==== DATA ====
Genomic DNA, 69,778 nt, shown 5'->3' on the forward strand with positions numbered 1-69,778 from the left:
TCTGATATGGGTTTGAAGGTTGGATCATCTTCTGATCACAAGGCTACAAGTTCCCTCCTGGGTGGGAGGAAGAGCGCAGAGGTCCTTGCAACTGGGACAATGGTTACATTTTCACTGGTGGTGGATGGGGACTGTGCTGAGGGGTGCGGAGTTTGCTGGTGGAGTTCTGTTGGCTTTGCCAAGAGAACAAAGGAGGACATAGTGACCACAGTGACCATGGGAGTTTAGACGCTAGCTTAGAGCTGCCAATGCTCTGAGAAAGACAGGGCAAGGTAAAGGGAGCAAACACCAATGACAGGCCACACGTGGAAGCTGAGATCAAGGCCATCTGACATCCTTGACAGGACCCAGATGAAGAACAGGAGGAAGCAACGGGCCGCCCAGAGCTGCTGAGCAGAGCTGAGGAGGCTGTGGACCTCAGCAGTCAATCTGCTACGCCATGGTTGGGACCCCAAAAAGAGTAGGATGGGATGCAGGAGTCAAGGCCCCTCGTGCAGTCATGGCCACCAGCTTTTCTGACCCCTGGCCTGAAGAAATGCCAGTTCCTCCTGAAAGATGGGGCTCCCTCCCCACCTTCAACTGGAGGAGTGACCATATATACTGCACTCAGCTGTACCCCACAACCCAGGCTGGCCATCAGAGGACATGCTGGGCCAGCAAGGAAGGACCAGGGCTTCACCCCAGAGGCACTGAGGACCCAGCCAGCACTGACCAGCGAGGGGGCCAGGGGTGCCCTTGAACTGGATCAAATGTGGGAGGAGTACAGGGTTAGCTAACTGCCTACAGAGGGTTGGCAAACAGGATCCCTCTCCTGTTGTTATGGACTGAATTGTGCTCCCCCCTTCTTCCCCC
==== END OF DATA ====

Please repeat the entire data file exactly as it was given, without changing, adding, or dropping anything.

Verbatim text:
Genomic DNA, 69,778 nt, shown 5'->3' on the forward strand with positions numbered 1-69,778 from the left:
TCTGATATGGGTTTGAAGGTTGGATCATCTTCTGATCACAAGGCTACAAGTTCCCTCCTGGGTGGGAGGAAGAGCGCAGAGGTCCTTGCAACTGGGACAATGGTTACATTTTCACTGGTGGTGGATGGGGACTGTGCTGAGGGGTGCGGAGTTTGCTGGTGGAGTTCTGTTGGCTTTGCCAAGAGAACAAAGGAGGACATAGTGACCACAGTGACCATGGGAGTTTAGACGCTAGCTTAGAGCTGCCAATGCTCTGAGAAAGACAGGGCAAGGTAAAGGGAGCAAACACCAATGACAGGCCACACGTGGAAGCTGAGATCAAGGCCATCTGACATCCTTGACAGGACCCAGATGAAGAACAGGAGGAAGCAACGGGCCGCCCAGAGCTGCTGAGCAGAGCTGAGGAGGCTGTGGACCTCAGCAGTCAATCTGCTACGCCATGGTTGGGACCCCAAAAAGAGTAGGATGGGATGCAGGAGTCAAGGCCCCTCGTGCAGTCATGGCCACCAGCTTTTCTGACCCCTGGCCTGAAGAAATGCCAGTTCCTCCTGAAAGATGGGGCTCCCTCCCCACCTTCAACTGGAGGAGTGACCATATATACTGCACTCAGCTGTACCCCACAACCCAGGCTGGCCATCAGAGGACATGCTGGGCCAGCAAGGAAGGACCAGGGCTTCACCCCAGAGGCACTGAGGACCCAGCCAGCACTGACCAGCGAGGGGGCCAGGGGTGCCCTTGAACTGGATCAAATGTGGGAGGAGTACAGGGTTAGCTAACTGCCTACAGAGGGTTGGCAAACAGGATCCCTCTCCTGTTGTTATGGACTGAATTGTGCTCCCCCCTTCTTCCCCC